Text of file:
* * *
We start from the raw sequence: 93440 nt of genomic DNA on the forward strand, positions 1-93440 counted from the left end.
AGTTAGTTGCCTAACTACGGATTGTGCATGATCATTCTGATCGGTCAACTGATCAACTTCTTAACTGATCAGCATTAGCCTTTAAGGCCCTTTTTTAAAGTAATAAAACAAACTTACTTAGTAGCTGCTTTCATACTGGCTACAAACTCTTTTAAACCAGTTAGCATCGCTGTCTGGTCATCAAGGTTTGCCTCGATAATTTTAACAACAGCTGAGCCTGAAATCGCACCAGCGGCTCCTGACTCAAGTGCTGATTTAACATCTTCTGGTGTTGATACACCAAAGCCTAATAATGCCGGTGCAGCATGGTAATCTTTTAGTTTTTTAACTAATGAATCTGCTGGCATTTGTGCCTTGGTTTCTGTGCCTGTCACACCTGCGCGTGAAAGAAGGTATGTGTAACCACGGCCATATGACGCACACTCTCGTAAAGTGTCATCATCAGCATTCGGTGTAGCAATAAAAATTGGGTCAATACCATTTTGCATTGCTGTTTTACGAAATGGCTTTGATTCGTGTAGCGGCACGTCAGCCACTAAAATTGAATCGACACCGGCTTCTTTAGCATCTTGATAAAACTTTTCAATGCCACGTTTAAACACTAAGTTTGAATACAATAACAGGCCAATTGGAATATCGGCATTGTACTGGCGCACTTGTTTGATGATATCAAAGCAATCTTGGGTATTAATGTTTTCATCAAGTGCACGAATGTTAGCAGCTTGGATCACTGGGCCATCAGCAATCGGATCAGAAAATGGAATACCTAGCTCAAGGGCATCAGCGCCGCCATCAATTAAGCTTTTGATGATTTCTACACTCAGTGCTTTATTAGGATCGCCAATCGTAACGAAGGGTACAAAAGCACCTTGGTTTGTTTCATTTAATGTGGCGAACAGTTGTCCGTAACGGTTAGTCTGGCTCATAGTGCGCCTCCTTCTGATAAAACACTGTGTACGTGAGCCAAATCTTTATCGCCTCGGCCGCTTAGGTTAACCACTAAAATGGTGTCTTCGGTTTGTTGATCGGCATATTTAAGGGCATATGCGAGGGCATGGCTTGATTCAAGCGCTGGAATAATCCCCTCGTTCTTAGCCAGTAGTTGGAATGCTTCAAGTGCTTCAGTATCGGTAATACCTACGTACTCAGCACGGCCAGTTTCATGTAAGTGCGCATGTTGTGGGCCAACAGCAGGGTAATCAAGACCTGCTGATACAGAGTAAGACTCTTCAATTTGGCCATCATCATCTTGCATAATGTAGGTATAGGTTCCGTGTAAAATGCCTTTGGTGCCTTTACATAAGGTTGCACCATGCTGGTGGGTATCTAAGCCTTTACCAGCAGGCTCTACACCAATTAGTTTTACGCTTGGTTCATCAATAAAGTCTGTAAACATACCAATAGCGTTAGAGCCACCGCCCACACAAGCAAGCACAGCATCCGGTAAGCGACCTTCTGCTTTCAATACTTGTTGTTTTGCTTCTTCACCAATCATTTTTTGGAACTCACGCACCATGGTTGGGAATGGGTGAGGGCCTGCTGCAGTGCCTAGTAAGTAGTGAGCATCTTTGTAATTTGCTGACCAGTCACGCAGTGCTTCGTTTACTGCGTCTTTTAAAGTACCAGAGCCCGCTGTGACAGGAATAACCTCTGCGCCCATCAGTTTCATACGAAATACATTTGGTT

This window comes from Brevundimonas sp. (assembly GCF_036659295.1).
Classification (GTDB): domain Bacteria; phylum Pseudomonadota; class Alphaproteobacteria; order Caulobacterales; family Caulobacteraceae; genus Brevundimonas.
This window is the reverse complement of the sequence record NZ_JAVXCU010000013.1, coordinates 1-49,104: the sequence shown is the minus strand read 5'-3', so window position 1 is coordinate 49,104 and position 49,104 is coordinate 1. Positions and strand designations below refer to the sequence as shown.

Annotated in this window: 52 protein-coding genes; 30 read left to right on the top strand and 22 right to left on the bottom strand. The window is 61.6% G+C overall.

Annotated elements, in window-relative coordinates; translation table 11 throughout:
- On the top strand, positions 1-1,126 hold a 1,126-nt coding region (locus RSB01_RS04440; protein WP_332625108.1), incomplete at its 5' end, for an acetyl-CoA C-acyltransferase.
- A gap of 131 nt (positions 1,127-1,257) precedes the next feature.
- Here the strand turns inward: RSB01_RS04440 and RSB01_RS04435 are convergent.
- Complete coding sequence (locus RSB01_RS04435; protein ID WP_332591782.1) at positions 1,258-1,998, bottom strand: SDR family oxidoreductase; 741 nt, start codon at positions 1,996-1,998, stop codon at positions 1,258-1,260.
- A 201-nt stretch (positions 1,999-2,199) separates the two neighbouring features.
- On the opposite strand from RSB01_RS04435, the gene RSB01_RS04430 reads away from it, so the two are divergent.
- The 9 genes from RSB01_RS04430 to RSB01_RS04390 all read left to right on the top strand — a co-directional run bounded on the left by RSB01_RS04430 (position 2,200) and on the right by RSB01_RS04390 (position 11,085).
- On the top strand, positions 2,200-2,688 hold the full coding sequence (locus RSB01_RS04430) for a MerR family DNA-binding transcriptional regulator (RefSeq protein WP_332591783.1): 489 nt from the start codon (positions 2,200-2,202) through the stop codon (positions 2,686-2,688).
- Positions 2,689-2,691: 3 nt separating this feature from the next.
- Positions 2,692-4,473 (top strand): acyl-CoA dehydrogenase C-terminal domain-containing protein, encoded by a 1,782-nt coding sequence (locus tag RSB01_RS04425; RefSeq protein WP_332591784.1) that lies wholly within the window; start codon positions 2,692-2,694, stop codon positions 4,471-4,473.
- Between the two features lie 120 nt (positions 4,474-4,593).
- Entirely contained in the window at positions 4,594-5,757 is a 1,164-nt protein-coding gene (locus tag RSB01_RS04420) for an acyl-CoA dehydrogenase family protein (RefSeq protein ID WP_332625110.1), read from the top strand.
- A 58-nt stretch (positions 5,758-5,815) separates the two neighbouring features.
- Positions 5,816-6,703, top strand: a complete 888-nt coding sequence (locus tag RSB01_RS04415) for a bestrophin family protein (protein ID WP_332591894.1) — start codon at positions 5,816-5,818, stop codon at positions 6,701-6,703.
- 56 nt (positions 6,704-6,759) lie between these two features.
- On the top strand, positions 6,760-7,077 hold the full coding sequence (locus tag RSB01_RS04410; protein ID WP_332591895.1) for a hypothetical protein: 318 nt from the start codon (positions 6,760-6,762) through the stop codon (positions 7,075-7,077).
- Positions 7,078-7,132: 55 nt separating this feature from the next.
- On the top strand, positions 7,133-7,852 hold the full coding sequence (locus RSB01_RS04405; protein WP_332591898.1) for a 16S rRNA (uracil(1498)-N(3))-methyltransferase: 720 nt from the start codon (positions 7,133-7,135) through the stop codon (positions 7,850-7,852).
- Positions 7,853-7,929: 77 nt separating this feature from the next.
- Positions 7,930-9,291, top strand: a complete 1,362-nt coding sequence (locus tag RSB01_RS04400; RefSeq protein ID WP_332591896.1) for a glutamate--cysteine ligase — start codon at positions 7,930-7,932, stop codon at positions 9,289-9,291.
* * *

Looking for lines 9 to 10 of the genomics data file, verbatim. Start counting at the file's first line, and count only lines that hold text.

- A gap of 131 nt (positions 1,127-1,257) precedes the next feature.
- Here the strand turns inward: RSB01_RS04440 and RSB01_RS04435 are convergent.